My 69 was a factory air car, but I replaced it with an aftermarket system from Classic Auto Air. Reason: It's running enough cam that I was concerned about making enough vacuum to operate all the factory valving.
When I bought mine, they didn't have a turnkey kit for 69 Pontiac A-bodies. (I think they do now) So, the folks there helped me sort of piece one together from components. That was the reason I chose them over Vintage Air. When I talked to Vintage, the conversation was very short, "No, we don't have anything for a 69 GTO." ....end of conversation. But the folks at Classic were willing to help me work something out.
I was able to adapt their system to fit my car AND work with my factory a/c controls. It took some doing, but I did it. Their a/c dash unit now is a lot nicer than what they had available when I did mine. The one now has 'electronic' controls that work off an ECM so it's much easier to calibrate them, especially when you're doing like I did and reusing your original dash controls. The one I have (all they had at the time) uses mechanical slide cables so it took me a few tries to get them attached with the right range of travel and so the positions on the various dash controls put the unit into the matching operational modes (heat, defrost, cool, temperature range, etc).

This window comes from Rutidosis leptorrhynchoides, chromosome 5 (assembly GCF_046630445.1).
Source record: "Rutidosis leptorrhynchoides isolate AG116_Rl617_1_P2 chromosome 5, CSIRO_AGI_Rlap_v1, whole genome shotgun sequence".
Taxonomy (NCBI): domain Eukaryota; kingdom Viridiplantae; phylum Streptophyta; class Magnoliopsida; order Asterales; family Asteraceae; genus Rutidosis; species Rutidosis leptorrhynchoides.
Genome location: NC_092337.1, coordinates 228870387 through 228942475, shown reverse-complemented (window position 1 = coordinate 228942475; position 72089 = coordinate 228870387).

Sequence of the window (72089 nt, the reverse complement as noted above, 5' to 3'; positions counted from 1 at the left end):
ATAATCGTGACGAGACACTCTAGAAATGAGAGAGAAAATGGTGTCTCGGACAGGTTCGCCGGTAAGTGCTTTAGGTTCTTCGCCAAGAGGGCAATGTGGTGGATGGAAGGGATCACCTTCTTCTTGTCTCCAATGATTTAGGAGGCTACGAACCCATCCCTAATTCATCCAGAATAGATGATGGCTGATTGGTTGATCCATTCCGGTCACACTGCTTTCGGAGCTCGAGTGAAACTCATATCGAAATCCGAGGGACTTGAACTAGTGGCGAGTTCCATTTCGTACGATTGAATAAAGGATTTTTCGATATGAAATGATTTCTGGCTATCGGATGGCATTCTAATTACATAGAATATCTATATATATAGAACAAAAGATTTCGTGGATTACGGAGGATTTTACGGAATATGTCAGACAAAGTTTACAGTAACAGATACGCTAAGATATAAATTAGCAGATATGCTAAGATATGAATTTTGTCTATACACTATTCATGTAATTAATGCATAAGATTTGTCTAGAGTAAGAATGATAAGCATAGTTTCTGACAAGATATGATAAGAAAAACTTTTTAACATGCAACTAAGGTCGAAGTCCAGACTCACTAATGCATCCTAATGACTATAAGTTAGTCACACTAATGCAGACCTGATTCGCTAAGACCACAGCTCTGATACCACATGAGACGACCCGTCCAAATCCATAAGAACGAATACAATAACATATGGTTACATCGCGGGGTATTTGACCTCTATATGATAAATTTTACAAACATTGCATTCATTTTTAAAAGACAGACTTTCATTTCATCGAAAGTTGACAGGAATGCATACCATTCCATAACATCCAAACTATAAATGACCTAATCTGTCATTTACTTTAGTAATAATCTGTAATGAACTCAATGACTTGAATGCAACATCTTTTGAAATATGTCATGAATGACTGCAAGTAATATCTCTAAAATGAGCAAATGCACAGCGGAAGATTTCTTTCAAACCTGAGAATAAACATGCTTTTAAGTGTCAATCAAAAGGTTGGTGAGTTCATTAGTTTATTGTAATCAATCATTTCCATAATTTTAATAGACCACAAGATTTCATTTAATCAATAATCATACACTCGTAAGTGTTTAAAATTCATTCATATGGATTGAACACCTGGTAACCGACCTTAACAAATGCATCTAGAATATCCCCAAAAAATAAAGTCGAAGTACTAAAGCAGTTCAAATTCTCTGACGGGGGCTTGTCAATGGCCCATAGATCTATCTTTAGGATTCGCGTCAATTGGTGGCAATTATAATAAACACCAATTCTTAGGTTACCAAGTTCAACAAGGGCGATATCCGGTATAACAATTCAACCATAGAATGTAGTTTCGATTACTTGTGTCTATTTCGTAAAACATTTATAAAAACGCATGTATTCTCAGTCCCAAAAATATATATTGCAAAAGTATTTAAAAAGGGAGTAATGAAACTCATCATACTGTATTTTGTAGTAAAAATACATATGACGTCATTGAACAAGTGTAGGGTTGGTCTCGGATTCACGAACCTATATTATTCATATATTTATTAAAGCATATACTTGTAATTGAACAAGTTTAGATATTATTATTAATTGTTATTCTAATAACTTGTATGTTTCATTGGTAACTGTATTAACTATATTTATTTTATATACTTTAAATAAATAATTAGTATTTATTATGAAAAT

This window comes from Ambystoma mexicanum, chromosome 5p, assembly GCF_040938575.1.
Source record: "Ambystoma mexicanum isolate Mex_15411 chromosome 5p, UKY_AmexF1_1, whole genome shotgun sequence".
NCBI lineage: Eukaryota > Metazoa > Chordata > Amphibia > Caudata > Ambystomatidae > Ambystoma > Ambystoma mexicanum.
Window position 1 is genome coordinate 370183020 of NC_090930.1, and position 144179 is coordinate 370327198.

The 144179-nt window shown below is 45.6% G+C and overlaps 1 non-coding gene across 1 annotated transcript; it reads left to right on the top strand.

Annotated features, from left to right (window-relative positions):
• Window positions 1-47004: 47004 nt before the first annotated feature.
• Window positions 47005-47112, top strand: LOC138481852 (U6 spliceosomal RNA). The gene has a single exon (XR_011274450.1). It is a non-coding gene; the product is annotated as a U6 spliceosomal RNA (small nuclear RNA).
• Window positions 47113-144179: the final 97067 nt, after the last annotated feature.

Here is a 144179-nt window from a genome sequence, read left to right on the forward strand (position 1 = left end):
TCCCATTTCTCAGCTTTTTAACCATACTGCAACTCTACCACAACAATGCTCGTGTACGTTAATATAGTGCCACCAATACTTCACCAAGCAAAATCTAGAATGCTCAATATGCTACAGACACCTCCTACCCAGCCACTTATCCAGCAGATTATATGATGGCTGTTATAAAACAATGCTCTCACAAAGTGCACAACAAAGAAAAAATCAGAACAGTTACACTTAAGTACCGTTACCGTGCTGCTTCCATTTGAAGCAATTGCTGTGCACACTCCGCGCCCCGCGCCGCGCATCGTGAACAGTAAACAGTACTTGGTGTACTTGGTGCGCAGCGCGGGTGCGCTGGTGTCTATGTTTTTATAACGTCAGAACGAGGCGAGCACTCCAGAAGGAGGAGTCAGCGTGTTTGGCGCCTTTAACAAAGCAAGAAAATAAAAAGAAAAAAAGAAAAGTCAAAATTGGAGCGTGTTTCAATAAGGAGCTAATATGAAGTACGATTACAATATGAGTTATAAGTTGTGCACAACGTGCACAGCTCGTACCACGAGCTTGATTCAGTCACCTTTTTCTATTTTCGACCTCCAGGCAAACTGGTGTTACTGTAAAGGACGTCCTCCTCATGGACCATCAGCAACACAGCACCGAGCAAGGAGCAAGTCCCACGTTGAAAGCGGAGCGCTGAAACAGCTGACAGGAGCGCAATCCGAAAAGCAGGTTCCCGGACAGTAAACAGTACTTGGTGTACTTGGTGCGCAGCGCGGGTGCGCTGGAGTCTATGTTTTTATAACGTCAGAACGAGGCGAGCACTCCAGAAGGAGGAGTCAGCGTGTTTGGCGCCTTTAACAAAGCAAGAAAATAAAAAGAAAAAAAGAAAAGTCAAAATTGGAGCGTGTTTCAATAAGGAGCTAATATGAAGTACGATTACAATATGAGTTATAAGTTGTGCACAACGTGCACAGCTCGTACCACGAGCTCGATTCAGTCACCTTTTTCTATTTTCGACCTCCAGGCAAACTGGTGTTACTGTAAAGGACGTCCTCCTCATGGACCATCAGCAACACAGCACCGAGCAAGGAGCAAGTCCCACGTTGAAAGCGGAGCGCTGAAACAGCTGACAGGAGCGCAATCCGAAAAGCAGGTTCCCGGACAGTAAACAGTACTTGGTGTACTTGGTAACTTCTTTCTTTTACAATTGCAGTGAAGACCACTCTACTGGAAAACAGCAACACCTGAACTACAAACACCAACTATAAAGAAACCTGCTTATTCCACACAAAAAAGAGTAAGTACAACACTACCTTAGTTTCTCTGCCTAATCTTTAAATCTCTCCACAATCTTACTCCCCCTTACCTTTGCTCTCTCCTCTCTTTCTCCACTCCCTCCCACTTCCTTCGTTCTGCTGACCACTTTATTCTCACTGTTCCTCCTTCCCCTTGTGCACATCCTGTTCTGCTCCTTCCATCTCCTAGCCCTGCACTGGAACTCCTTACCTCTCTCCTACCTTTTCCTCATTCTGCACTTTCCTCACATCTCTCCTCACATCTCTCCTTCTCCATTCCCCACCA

With all that, here are some things to consider: None of the aftermarket units I know of have any provision for cooling outside air. They're all in "recirculate" mode 100% of the time, meaning that they're continually cooling the air that is already inside the cabin. All of them require you to block off your outside air vents during installation. Also, at least in my case, the volume of air that my system moves is pretty wimpy even with the fan running at its highest speed. It's no where near the hurricane that my original factory system was able to blow, even though it's only feeding 3 outlets, all of them in the dash (driver, center, passenger). Everything else is blocked off and I did not install any lap vents at all. It does get the air reasonably cool, there's just not enough of it to keep up with the heat coming from the outside and through the firewall on a hot Texas day. Since I've got the engine out of my car right now, I'm strongly considering doing "something else" --- like attempting to resurrect my factory system and converting it to R134, going back to Classic to see if they have a better solution now, adding another layer of insulation to the firewall, or maybe seeing if there's some way I can get more air movement out of my present system.